Caroline is an NIMH T32 post-doctoral fellow at the ASU REACH Institute. Caroline's overall goal is to better understand how individuals are affected by their close relationships. Her main focus is adolescent depression, but she also has a broader interest studying the role of family and friends in children’s healthy versus maladaptive social-emotional development from infancy to adolescence. Through her research in this area, she has examined precursors of the development of psychopathology in middle childhood and adolescence, and theory-based mechanisms that help to explain the relationship between parental depression and adolescent depression, and peer depression and adolescent depression.
Kit is an NIMH T32 post-doctoral fellow at the ASU REACH Institute. The goal of his research program is to identify modifiable family processes within developmental cascades that contribute to poor socio-emotional, behavioral, and health outcomes across childhood and adolescence. Within this framework, Kit’s research examines the interplay between children’s genetic risk and negative family processes that contributes to psychopathology later in life, with particular emphasis on genotype-environment correlations. By using innovative genetic designs, his research (1) examines the role that children’s genetic risk may play in evoking stressful early life experiences including negative parenting behavior and (2) is able to detect early family environmental influences (e.g., hostile parenting, interparental conflict) on children’s psychopathology absent of common genetic influences, which can inflate estimates of parent-child associations. This approach confirms findings of past research and offers new insight into stressful family processes early in life that are amenable to preventive interventions in an effort to disrupt harmful developmental cascades.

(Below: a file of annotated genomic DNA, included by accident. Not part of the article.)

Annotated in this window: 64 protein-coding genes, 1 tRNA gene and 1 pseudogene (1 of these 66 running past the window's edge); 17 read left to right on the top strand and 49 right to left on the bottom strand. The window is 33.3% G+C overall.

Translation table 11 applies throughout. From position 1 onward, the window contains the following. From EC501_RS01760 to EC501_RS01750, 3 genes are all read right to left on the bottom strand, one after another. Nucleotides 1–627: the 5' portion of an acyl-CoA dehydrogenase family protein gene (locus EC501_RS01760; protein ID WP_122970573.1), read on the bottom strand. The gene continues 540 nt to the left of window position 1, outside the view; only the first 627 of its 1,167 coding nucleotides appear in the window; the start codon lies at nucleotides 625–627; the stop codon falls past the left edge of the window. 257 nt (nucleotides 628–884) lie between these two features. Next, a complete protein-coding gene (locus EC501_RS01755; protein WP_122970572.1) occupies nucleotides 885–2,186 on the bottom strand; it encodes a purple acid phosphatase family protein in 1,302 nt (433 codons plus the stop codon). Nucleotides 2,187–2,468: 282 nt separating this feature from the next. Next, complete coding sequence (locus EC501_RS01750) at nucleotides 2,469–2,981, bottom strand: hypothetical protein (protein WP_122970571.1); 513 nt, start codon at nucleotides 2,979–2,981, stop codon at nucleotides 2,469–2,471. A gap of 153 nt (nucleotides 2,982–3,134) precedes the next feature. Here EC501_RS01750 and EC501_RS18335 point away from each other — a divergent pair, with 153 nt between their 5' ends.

Brandon is an NIMH T32 post-doctoral fellow at the ASU REACH Institute. The goal of his research is to disentangle the relations between problematic anxiety and emotion regulation in youth across multiple levels of analysis, including psychosocially and physiologically. In this vein, his research has shown an association between problematic anxiety and certain child socio-emotional competences, emotional self-efficacy, and biological indices of emotion (dys)regulation (alone and in interactions) in stressful contexts and when anxiety outcomes are contrasted with aggression. Moreover, he is interested in examining how individual and contextual factors influence the relation between problematic anxiety and emotion regulation, and understanding the effects of maladaptive emotion regulation on socio-cognitive competences and health outcomes in youth at-risk for problematic anxiety.